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Ngāti Paoa support Supreme Court fight for Mana Whenua


24 May 2018

Ngāti Paoa support Supreme Court fight for Mana Whenua Rights

Ngāti Paoa, the largest Iwi in the Marutūāhu Collective, strongly supports Ngāti Whātua Ōrākei’s legal challenge currently being heard in the Supreme Court. This is despite Ngāti Paoa being named as a respondent in the Supreme Court case alongside the Crown and Marutūāhu.

Earlier this year, Ngāti Paoa removed itself from the case once it achieved a Tikanga-based agreement with Ngāti Whātua Ōrākei that acknowledged each other’s mana whenua rights in Auckland.

Ngāti Paoa has also joined with Ngāti Whātua Ōrākei in calling for the Minister of Treaty of Waitangi Negotiations not to initial the Marutūāhu settlement. Ngāti Paoa is urging the Minister to adopt a robust tikanga process which is recognised by the Crown in negotiations. In addition, Ngāti Paoa has asked that the Crown refrain from progressing any further until the Supreme Court delivers its decision given the impact it will have on the settlement.

“Why rush to initial a settlement when a decision from the Supreme Court is due any moment? The heart of issue and the reason that we have joined Ngāti Whātua Ōrākei and other Iwi such as those of Tauranga Moana is that the Crown is not appropriately weighing interests when it is constructing settlements.” says Ngāti Paoa Kaiārahi, Haydn Solomon.

“Iwi have moved all over Aotearoa since the first migrations and as such, we all have interests in many different places. However, the starting point for all Treaty negotiations is what happened, and where were you post-1840, after the Treaty was signed. The Crown must also look at other important factors such as Ahi Ka, Raupatu and breaches of the Treaty that created genuine grievances.” says Mr Solomon.

“On this basis, some Iwi will naturally have much stronger ties to certain areas and deserve mana whenua rights, while others will have only minor or customary interests. What is currently occurring is that Iwi with minor or customary interests are attempting to convert these interests into mana whenua rights through the Crown’s application of its overlapping claims policy” says Mr Solomon.

“When you look at the Supreme Court case and the escalating conflict over the Hauraki Collective settlement, it seems clear that the Crown’s approach is failing. It is instead creating new grievances. The Tikanga process and the Crown giving due weight to it is the way forward. Without it, the legitimacy of current and future settlements are at risk” says Mr Solomon.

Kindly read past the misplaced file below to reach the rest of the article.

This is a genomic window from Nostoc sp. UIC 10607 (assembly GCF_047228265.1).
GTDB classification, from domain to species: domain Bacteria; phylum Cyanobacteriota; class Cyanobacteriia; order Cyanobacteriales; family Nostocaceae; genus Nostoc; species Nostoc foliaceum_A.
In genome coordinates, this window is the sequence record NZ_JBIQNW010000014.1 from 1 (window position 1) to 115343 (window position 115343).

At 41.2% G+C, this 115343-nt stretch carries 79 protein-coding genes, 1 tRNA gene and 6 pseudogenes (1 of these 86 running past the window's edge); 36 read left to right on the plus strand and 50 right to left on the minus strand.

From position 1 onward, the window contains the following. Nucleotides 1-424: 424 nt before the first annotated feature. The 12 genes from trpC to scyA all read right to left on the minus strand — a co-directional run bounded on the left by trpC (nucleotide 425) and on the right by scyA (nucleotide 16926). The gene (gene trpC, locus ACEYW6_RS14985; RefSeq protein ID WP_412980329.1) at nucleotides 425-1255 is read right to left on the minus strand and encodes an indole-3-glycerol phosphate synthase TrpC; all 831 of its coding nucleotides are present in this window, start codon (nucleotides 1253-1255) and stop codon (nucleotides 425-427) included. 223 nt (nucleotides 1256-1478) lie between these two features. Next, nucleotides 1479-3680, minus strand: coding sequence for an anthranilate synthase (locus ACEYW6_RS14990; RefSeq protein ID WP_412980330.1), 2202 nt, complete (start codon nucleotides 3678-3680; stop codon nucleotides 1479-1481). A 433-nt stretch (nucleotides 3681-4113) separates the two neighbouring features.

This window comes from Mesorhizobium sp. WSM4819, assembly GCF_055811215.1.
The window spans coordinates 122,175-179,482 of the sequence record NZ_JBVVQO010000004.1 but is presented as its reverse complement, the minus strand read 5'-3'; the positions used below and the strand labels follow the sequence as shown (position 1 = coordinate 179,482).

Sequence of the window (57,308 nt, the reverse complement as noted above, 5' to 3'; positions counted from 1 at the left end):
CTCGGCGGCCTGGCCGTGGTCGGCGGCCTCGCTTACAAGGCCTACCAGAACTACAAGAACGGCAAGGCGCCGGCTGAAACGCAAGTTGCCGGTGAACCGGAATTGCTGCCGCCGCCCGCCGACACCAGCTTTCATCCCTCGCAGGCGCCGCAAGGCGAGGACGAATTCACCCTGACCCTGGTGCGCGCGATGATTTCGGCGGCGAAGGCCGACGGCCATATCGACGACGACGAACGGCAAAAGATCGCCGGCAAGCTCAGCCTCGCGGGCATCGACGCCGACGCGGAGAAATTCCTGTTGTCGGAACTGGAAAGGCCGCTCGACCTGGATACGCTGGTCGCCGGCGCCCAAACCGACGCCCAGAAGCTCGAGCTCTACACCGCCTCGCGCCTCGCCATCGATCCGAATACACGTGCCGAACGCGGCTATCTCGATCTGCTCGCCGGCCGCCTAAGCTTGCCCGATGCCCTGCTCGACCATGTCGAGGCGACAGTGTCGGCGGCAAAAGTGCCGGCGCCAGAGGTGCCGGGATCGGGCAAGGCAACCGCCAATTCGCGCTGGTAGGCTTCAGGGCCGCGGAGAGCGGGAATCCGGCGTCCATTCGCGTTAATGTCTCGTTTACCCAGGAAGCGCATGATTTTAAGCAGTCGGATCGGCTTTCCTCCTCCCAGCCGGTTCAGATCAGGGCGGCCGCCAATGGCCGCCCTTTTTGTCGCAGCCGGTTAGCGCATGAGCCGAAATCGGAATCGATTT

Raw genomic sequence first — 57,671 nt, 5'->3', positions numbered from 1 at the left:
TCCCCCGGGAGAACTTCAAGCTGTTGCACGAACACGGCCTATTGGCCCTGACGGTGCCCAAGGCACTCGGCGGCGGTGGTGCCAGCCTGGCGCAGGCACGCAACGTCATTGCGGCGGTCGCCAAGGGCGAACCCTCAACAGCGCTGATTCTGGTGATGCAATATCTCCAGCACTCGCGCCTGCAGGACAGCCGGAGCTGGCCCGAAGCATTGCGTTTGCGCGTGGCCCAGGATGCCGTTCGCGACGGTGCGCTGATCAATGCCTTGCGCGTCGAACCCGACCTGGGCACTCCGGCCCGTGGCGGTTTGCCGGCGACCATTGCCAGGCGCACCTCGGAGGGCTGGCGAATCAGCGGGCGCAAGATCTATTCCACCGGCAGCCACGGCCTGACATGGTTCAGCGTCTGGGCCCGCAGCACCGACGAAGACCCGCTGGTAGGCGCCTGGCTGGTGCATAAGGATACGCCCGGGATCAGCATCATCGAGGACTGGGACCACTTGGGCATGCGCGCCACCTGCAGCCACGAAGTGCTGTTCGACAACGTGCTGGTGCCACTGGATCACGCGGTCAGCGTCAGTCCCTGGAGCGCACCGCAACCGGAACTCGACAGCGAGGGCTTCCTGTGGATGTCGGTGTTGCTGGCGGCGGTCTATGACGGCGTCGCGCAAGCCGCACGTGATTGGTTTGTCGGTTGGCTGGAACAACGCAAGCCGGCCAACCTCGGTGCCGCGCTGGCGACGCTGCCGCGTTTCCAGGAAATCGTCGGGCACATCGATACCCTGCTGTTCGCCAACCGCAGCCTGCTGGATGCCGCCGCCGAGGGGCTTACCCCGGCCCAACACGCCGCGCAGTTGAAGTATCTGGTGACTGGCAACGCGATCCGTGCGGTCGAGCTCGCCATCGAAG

“Ngāti Paoa is the largest Iwi in the Marutūāhu Collective. We have the largest claim within the Collective to mana whenua rights in Auckland, and this is why Iwi such as Ngāti Whātua and Waikato/Tainui are happy to recognise Ngāti Paoa as the lead Iwi of the Marutūāhu Collective in Auckland.

“In addition, the Crown has also acknowledged that Ngāti Paoa has a clear majority interest in Auckland based on its own analysis of historical account, Raupatu and loss suffered. In fact, our interests exceed all of the other Iwi in the Collective combined and it is easy to establish Ngati Paoa’s genuine mana whenua rights. Despite this, the draft deed of settlement will see Ngāti Paoa receiving the same share of commercial redress as is being offered by the Crown to the other Iwi in the Collective under a simple 5-way split,” says Mr Solomon.

“Similar to the issues raised by Ngāti Whātua Ōrākei in their Supreme Court case regarding the Crown’s lack of recognition of mana whenua rights, the Marutūāhu draft settlement gives no recognition at all to Ngāti Paoa’s primary mana whenua rights in Tāmaki” says Mr Solomon.

“Frankly we find ourselves in a shocking and unfair situation. These other Iwi are receiving a far greater share than is justified by any factual or historical basis. To highlight the injustice, Te Patukirikiri - who is actually a hapu of Ngāti Paoa in Auckland with a population of 45 people as at the last census – is set to receive a share of Marutūāhu commercial redress that is equivalent to Ngāti Paoa. Settlements should be based on fairness and equity. How can this possibly be the right result when it is Ngāti Paoa who has suffered and it is Ngāti Paoa lands that have been lost!” says Mr Solomon.

“To-date, the Crown’s response in the Marutūāhu settlement is the same that we are seeing across the country. It is unwilling to get involved in disagreements between Iwi when it comes to the allocation of redress. However, if the Crown signs the settlement, it will be forcing us into an unfair, historically and factually incorrect allocation while trying to wash its hands of the consequences” says Mr Solomon.

“What this also does is grant mana whenua rights to Iwi into areas that they were never ever established at the direct expense of Ngāti Paoa and other Iwi / Hapū in Tāmaki such as Ngāti Whātua Ōrākei. Through the Marutūāhu Settlement we thought that we would finally have our whenua returned to us. We cannot sit by and watch this happen and will do everything we can to have our lands restored to us” says Mr Solomon.

Despite this situation, Mr Wilson remains upbeat, “We have a new government and a new Minister trying to come to grips with very complex issues in a short space of time. We are also cognizant of the fact that he has inherited this situation and the same officials who have created it. We are hopeful and confident that Minister Little can bring some bold leadership to the table in addressing this issue. He has an opportunity to deliver a lasting and robust settlement instead of creating fresh grievances.” Said Morehu Wilson, Kaiwhiriwhiri (Negotiator)


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